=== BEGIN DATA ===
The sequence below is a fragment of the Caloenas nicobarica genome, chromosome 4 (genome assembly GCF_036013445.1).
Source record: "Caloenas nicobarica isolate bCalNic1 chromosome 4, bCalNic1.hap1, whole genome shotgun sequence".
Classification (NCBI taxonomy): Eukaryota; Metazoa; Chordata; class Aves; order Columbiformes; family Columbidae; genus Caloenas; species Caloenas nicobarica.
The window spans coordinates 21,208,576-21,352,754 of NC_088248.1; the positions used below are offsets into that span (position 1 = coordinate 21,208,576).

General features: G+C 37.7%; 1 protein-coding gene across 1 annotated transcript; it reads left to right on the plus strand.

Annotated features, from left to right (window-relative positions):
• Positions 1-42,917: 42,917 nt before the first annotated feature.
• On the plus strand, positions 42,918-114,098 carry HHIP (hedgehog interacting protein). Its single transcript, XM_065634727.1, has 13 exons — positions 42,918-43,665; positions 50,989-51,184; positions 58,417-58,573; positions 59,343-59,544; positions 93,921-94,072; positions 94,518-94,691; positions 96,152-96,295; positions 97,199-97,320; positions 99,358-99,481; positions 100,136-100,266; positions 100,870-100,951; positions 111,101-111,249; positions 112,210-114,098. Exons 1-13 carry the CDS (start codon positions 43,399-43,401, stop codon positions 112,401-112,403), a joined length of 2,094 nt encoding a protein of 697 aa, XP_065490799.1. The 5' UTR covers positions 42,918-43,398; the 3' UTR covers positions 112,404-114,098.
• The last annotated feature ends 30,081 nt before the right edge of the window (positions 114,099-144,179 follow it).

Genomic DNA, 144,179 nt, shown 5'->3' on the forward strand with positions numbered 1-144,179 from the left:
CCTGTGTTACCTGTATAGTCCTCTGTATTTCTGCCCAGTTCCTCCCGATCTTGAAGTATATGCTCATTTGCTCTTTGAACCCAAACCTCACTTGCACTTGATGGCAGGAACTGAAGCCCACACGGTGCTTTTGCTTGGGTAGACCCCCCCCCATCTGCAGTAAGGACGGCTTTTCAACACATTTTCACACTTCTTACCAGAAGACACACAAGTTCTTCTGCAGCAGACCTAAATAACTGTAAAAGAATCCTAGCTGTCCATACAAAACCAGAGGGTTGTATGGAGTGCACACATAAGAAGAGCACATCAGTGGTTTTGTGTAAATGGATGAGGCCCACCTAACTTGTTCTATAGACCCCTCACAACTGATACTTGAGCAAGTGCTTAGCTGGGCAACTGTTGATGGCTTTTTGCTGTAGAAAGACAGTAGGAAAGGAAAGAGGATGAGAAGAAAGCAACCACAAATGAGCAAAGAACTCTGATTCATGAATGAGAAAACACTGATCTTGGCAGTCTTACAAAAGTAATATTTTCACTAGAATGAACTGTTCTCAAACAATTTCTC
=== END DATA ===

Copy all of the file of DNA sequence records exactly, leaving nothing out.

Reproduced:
The sequence below is a fragment of the Caloenas nicobarica genome, chromosome 4 (genome assembly GCF_036013445.1).
Source record: "Caloenas nicobarica isolate bCalNic1 chromosome 4, bCalNic1.hap1, whole genome shotgun sequence".
Classification (NCBI taxonomy): Eukaryota; Metazoa; Chordata; class Aves; order Columbiformes; family Columbidae; genus Caloenas; species Caloenas nicobarica.
The window spans coordinates 21,208,576-21,352,754 of NC_088248.1; the positions used below are offsets into that span (position 1 = coordinate 21,208,576).

General features: G+C 37.7%; 1 protein-coding gene across 1 annotated transcript; it reads left to right on the plus strand.

Annotated features, from left to right (window-relative positions):
• Positions 1-42,917: 42,917 nt before the first annotated feature.
• On the plus strand, positions 42,918-114,098 carry HHIP (hedgehog interacting protein). Its single transcript, XM_065634727.1, has 13 exons — positions 42,918-43,665; positions 50,989-51,184; positions 58,417-58,573; positions 59,343-59,544; positions 93,921-94,072; positions 94,518-94,691; positions 96,152-96,295; positions 97,199-97,320; positions 99,358-99,481; positions 100,136-100,266; positions 100,870-100,951; positions 111,101-111,249; positions 112,210-114,098. Exons 1-13 carry the CDS (start codon positions 43,399-43,401, stop codon positions 112,401-112,403), a joined length of 2,094 nt encoding a protein of 697 aa, XP_065490799.1. The 5' UTR covers positions 42,918-43,398; the 3' UTR covers positions 112,404-114,098.
• The last annotated feature ends 30,081 nt before the right edge of the window (positions 114,099-144,179 follow it).

Genomic DNA, 144,179 nt, shown 5'->3' on the forward strand with positions numbered 1-144,179 from the left:
CCTGTGTTACCTGTATAGTCCTCTGTATTTCTGCCCAGTTCCTCCCGATCTTGAAGTATATGCTCATTTGCTCTTTGAACCCAAACCTCACTTGCACTTGATGGCAGGAACTGAAGCCCACACGGTGCTTTTGCTTGGGTAGACCCCCCCCCATCTGCAGTAAGGACGGCTTTTCAACACATTTTCACACTTCTTACCAGAAGACACACAAGTTCTTCTGCAGCAGACCTAAATAACTGTAAAAGAATCCTAGCTGTCCATACAAAACCAGAGGGTTGTATGGAGTGCACACATAAGAAGAGCACATCAGTGGTTTTGTGTAAATGGATGAGGCCCACCTAACTTGTTCTATAGACCCCTCACAACTGATACTTGAGCAAGTGCTTAGCTGGGCAACTGTTGATGGCTTTTTGCTGTAGAAAGACAGTAGGAAAGGAAAGAGGATGAGAAGAAAGCAACCACAAATGAGCAAAGAACTCTGATTCATGAATGAGAAAACACTGATCTTGGCAGTCTTACAAAAGTAATATTTTCACTAGAATGAACTGTTCTCAAACAATTTCTC